Get training and become a beast in the kitchen
Jan. 8, 2011 3:23 pm
Updated: Feb. 7, 2011 4:55 pm
Check your local community colleges and see if there are any non-credit or credit classes available.
It might just be a one-night class, titled something like, "Cowboy dinners," like a class offered at our local community college. The fee was nominal, something like $60, but you almost always get to eat the food that is cooked.
My culinary journey began as a youngster, layed dormant for many years, until a change in my career was necessary.
I spent nearly 30 years in the media, electronic, as a disc jockey for a short time and more years as a writer/editor for my local daily newspaper. When my career as a writer/editor evaporated faster than cooked spinach, it was time to make a change.
I had cooked in high school at a take out seafood restaurant and was good at it. I called my local community college, and through job training through the New Jersey Unemployment, I took a five-month culinary training course.
If you don't think it was enough training, think again. My instructor was a well versed area chef, and we learned knife skills, cold food, hot food and baking.
I also volunteered for after-school classes, such as cooking food for local fund raisers.
My turning point was this: I cut a pretty big slice out of my thumb with an 8-inch blade chef knife. At that time I thought I had made the wrong (second) career choice. My fear of knives was healthy. About two weeks later, I volunteered at a local fundraising
event my chef participated in.
I cut vegatables to size, shucked clams, and helped to prep other meals for about 200 patrons. Our food was not the only food, but we were about one of five vendors making appetizers.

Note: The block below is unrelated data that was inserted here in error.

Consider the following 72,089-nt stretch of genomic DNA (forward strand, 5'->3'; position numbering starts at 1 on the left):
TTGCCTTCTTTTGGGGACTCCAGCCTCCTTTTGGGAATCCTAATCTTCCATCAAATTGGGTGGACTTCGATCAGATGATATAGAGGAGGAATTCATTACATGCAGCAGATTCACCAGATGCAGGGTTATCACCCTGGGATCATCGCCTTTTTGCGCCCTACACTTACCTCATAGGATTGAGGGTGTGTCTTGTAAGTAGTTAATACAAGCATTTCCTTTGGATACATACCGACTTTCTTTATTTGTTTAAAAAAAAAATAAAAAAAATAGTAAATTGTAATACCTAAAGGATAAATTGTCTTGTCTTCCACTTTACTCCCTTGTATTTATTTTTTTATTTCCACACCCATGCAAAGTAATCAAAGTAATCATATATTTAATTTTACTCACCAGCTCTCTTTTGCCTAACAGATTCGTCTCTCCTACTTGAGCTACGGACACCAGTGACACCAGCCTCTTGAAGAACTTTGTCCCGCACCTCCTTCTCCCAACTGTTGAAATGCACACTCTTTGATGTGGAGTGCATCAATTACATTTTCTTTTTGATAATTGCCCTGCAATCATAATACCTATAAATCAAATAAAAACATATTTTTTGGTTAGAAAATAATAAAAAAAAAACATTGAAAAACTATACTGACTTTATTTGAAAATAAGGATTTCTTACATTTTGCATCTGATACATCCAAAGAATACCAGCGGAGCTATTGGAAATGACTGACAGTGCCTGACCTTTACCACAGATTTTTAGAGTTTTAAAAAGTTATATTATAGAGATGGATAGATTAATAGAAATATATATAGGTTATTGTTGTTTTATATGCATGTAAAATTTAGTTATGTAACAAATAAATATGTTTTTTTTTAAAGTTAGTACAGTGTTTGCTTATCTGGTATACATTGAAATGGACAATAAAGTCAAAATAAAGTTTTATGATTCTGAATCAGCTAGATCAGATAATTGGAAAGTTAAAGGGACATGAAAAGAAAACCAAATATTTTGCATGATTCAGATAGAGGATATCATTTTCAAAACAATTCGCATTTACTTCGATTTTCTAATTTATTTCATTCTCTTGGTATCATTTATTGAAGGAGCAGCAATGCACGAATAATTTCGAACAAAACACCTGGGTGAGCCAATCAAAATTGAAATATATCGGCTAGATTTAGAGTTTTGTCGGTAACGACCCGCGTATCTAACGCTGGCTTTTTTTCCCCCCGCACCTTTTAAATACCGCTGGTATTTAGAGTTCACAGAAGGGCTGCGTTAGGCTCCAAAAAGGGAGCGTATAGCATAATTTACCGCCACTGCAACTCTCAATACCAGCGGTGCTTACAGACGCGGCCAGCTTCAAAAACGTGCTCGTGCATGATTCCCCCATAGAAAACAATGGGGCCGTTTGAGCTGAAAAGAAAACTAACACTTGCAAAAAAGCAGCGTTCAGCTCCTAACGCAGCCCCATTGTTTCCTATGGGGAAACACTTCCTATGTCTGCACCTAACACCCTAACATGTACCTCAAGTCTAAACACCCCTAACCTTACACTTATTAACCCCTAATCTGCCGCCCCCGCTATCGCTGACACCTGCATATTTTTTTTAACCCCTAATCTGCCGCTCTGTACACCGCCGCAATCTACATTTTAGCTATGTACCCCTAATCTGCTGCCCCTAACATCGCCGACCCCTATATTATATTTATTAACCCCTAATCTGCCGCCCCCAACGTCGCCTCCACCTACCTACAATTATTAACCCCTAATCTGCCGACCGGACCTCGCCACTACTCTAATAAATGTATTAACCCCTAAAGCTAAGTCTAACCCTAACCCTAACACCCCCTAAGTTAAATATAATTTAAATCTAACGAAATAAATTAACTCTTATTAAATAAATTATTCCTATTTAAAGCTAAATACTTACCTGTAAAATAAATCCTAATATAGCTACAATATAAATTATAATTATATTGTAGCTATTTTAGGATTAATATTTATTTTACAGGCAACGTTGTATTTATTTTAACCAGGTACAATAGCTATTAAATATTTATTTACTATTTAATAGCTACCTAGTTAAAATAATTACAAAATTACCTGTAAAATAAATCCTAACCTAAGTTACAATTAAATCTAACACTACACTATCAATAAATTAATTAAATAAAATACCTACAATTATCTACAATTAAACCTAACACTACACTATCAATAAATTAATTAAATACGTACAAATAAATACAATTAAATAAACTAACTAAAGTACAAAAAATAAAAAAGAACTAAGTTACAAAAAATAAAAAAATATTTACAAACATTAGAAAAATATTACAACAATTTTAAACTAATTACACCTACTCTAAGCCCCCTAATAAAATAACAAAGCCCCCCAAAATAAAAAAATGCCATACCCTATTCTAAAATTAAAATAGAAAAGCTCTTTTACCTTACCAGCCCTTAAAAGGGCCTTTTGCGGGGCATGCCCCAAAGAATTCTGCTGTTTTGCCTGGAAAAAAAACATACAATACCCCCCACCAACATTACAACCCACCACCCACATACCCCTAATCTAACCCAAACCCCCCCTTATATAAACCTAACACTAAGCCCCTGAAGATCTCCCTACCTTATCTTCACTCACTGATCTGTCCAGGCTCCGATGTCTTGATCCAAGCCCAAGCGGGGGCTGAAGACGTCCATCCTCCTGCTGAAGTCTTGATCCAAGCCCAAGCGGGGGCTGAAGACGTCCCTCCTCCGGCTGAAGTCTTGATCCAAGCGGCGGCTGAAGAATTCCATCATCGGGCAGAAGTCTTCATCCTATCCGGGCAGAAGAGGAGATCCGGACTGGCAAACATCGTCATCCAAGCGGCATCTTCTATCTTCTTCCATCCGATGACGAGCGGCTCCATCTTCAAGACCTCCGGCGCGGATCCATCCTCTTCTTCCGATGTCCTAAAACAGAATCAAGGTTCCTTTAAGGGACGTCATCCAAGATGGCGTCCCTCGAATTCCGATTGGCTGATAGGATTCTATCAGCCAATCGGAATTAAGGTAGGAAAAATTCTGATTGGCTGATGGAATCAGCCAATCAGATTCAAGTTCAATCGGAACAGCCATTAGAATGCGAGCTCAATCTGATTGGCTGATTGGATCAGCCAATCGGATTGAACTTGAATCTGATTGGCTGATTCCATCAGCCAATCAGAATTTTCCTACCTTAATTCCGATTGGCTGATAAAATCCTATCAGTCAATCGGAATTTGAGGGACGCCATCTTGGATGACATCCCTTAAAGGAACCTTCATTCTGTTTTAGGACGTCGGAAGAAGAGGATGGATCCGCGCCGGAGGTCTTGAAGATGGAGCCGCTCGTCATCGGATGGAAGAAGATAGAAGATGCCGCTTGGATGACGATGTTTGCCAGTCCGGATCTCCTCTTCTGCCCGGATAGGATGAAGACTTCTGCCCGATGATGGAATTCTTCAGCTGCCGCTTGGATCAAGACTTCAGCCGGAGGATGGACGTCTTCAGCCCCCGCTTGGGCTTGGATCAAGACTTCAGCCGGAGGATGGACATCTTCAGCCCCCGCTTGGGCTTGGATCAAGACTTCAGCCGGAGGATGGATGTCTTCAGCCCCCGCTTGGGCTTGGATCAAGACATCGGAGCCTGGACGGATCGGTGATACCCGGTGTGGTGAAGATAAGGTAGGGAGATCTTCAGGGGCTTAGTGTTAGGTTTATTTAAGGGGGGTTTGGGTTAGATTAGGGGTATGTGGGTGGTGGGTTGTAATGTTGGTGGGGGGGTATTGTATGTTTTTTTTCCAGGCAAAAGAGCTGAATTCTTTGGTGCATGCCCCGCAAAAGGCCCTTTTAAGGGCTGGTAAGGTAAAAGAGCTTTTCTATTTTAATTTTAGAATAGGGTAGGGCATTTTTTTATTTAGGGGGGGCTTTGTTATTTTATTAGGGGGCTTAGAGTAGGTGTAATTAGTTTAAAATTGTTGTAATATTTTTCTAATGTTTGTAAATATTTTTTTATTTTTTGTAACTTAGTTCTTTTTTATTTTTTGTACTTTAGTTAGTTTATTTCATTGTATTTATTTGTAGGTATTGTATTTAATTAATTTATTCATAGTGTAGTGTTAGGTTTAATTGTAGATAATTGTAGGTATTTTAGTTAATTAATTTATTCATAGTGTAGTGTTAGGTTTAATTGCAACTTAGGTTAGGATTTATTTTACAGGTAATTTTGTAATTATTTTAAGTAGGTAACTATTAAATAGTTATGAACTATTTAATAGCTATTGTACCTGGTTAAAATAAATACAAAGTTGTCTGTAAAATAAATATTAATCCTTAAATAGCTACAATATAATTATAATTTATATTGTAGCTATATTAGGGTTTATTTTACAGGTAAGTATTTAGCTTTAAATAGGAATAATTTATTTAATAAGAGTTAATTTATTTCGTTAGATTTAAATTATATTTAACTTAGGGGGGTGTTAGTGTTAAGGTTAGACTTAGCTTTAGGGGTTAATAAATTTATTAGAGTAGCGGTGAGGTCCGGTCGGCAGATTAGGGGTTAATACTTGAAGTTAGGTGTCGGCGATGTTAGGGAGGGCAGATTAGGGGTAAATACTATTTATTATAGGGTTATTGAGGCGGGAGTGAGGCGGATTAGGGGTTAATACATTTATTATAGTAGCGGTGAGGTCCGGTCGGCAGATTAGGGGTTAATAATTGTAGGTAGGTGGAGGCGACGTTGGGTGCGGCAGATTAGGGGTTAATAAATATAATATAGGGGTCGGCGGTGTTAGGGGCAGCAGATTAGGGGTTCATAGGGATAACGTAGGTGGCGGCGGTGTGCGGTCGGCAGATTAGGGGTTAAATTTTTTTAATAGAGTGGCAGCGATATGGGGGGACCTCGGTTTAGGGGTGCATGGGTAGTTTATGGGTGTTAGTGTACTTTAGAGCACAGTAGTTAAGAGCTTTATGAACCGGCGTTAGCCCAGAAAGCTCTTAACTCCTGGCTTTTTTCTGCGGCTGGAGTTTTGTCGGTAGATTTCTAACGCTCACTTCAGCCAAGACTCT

My point? I used several knives that night, including the chef's knife and did not have time to think about being scared about the knife.
Now the chef knife is like a pairing knife to me. It is my tool, just like a hammer to a carpenter.
Another thing I learned with knife skills: Make uniform cuts. I read one review on a soup and the person said that the ham in the soup was too tough. What that told me was that his cuts were not the same. While the small pieces cooked at one rate, the larger
ones cooked at another rate.
If you take a cooking course, get to the point where you are doing hands-on courses.
You won't learn a thing if you don't pick up the knife yourself.
What can you do in the home kitchen?
Take recipies that you already know and change them up to make a new dish.
I have a mac and cheese recipie that I used pepper jack cheese instead of chedder and added diced ham. I think I also added Tabisco to the cheese. New dish.
A friend I used to have dinner made me a side dish of apple slices with skin on with raisins cooked in orange juice.
We had a church dinner recently and the theme was turkey. I had cranberries in my house, substituted the cranberries and added pineapple juice. I thickened up the sauce with a cornstarch slurry. The result? Hot apple chuntney. Church members loved it.
Also if you can't take a course, get to learned knife skills. It makes for quick work on fresh herbs (they do make a difference) and gets you a cleaned and more uniform cut.
What's your story?
I am working as a cook at Atlantic City International Airport. I do mostly prep, but have cooked alone on the grill, operated the fryer and ran the cash register.
Make beautiful music in the kitchen.
Your family will love it.